Do all schools run Bikeability courses?

No. Currently, about half of all schools in England offer Bikeability training. ‘At the moment, cycling is not part of the National Curriculum, so there’s no obligation for schools to offer Bikeability or other similar training, although there are many advocates for including it in the Curriculum,’ says Paul.

Who pays for Bikeability?

The Department for Transport makes a grant contribution toward the cost of Bikeability in England. This usually covers the entire cost of the training, so in most cases it’s free for children to take part. However, in some cases the funding doesn’t completely cover the cost. In this case, schools can either pay the shortfall from their own budget, or ask parents for a contribution.

What if your child can’t ride a bike?

Bikeability is recommended for children who can ride without stabilisers, and most schools that take part in the scheme offer Level 2 courses, which presuppose a certain degree of competence in cycling.

‘If there are several children who can’t ride a bike, schools may decide to run a Bikeability Learn to Ride course, which is specifically aimed at those children, with smaller student-to-instructor ratios,’ says Paul. However, this isn’t guaranteed, and children who genuinely can’t ride may not be able to take part in Bikeability.

If you’re concerned that your child isn’t at the standard required, you might consider making learning to ride a family project for the weekend, or booking some one-to-one tuition to get them up to speed before Bikeability begins. You do, however, have the right to opt your child out of Bikeability if they don’t want to take part.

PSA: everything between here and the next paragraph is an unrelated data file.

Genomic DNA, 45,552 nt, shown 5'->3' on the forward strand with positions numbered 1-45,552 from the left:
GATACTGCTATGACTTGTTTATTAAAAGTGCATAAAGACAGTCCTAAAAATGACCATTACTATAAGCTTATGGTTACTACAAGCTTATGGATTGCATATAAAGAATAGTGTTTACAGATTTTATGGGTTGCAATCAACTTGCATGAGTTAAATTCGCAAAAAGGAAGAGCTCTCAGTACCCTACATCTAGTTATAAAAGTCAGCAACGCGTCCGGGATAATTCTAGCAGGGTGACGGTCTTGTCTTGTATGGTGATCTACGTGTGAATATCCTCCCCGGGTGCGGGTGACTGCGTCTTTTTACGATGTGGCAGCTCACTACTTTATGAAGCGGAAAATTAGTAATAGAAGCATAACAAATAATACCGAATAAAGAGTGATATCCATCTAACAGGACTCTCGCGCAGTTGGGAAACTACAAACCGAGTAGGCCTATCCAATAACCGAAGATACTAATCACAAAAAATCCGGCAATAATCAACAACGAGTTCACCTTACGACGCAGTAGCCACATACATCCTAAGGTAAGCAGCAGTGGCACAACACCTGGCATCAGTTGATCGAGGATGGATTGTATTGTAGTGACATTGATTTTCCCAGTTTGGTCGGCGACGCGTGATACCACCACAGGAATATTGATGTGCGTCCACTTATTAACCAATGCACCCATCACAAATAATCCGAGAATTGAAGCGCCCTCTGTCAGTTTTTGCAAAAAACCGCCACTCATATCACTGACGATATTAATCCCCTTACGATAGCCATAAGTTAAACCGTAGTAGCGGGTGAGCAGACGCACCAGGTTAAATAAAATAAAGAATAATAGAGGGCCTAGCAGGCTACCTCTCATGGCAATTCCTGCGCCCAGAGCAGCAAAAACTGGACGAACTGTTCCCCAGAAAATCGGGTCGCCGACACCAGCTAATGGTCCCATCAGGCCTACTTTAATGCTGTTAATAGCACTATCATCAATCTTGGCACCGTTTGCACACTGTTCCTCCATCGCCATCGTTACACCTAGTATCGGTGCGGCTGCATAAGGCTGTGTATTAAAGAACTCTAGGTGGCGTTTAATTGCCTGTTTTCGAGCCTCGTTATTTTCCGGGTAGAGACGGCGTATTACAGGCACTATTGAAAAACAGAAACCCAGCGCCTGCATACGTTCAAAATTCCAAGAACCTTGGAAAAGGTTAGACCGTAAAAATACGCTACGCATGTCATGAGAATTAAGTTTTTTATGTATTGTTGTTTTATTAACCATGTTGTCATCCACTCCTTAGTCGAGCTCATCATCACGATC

What equipment does your child need?

Generally, you’ll need to make sure your child has a bike that’s the right size for them, in good condition with pumped-up tyres and working brakes. Helmets are usually required, and high-vis vests are often provided. They’ll also need suitable clothing for the weather.

‘If your child doesn’t have a bike, many Bikeability providers have a pool of bikes and can lend your child one for the duration of the course,’ says Paul.

What if your child fails?

All children who take part in Bikeability receive a certificate, and those who meet the required standard also get a badge. ‘If your child doesn’t successfully complete all of the necessary elements, their instructor will record the areas they need to work at on their certificate, so you can focus on developing those skills at home or with further tuition,’ says Paul.

Do children have to pass Bikeability to be allowed to cycle to school?

No. Although some schools recommend that children don’t cycle to school alone until they’ve completed Bikeability, the decision about how your child gets to and from school is up to you as a parent.

What if your child’s school doesn’t do Bikeability?

If Bikeability isn’t offered by your child’s school, there may be courses running in the local area that they can join in with. Alternatively, you can contact a local Bikeability provider using the course finder on their website and arrange your own training, either on a one-to-one basis or by grouping together with other families, which reduces the cost. Typically, group Bikeability courses cost around £40 per child.

Some local councils offer cycle training, which may be free of charge. If your child is part of the Scouting or Guiding movement, they may also be able to do some training through their group and earn an activity badge when they complete all the elements.